“Distrust and verify.”

This is the startling line from Secretary of State Mike Pompeo’s speech about the Chinese Communist Party (CCP) Thursday that will long resonate within national security circles of administrations of both parties.

“President [Ronald] Reagan said that he dealt with the Soviet Union on the basis of ‘trust but verify.’ When it comes to CCP, I say we must distrust and verify.”

Pompeo had just laid a wreath at the gravesite of Richard M. Nixon after touring the museum and library that honors the former president. Then, speaking to a few hundred socially distanced guests near Nixon’s boyhood home, Pompeo announced a bold new chapter in the United States’ relationship with the People’s Republic of China.

Almost 50 years after Nixon dispatched his national security adviser, Henry Kissinger, on a secret mission to Beijing, Pompeo brought down the curtain on the blind hope that China would simply evolve into a western-style democracy.

“This isn’t about containment,” Pompeo declared on Thursday. “Don’t buy that. It’s about a complex new challenge that we’ve never faced before. The U.S.S.R. was closed off from the free world. Communist China is already within our borders.”

There was an urgency to Pompeo’s message: “Securing our freedoms from the Chinese Communist Party is the mission of our time, and America is perfectly positioned to lead it because our founding principles give us that opportunity.”

The urgency comes because of the age of artificial intelligence in which we live. Click by click, app by app, TikTok by TikTok, the CCP races to achieve domination and to exploit its leverage. Its immense market of 1.4 billion consumers dazzles the eyes of free-market companies seeking customers.

Pompeo warned bluntly that this is not just a mirage, but a trap. “We must admit a hard truth that should guide us in the years and decades to come, that if we want to have a free 21st century, and not the Chinese century of which Xi Jinping dreams, the old paradigm of blind engagement with China simply won’t get it done.”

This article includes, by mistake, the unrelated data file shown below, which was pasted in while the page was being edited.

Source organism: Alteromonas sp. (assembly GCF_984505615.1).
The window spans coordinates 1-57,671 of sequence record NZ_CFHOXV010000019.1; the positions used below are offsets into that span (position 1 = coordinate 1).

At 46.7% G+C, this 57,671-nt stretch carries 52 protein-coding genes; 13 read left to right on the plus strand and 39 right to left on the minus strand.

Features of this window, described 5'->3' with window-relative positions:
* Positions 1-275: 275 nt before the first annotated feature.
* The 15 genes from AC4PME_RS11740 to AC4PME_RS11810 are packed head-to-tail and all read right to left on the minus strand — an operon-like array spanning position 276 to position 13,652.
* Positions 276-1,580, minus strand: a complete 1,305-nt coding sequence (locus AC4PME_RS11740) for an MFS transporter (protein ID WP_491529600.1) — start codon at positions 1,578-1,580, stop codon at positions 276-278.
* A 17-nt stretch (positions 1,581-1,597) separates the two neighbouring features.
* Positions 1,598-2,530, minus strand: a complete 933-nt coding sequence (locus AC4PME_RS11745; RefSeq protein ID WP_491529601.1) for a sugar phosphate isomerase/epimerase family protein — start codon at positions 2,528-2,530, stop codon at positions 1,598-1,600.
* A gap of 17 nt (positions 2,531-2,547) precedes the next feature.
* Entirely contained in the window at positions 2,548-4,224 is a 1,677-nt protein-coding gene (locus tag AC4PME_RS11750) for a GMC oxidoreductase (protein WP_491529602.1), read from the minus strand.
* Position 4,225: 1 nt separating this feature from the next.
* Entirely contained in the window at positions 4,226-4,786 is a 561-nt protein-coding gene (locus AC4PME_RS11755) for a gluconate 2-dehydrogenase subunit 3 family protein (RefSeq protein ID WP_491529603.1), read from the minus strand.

Pompeo then named companies that had their priorities backward. “Marriott, American Airlines, Delta, United,” Pompeo said, “all removed references to Taiwan from their corporate websites, so as not to anger Beijing.”

“Hollywood, not too far from here,” Pompeo continued, “the epicenter of American creative freedom and self-appointed arbiters of social justice, self-censors even the most mildly unfavorable reference to China.”

All of this must end, Pompeo demanded, and then called for an extended era of relentless, unsparing candor about the People’s Republic of China in the hope of transforming that communist country. Pompeo repeated that the CCP remains a completely communist regime.

Full disclosure: I am the president of the Richard Nixon Foundation and accompanied the secretary on his visit. That said, I believe it is fair to say that this was a speech that will be seen as pivotal by foreign policy historians for years to come.

It is a speech that ought to be read by every American and especially by every American CEO. Leaders of both parties should applaud and embrace this commitment to candor. Companies and industries that cower from this candor should not be allowed to dodge responsibilities for the human rights abuses they enable. Pompeo said the global coronavirus pandemic is all the evidence the world needs to understand that the CCP is not a partner in global prosperity and progress.

Pompeo did nothing but speak candidly on Thursday. The time for candor by everyone else about every aspect of the CCP is at hand.

Read more: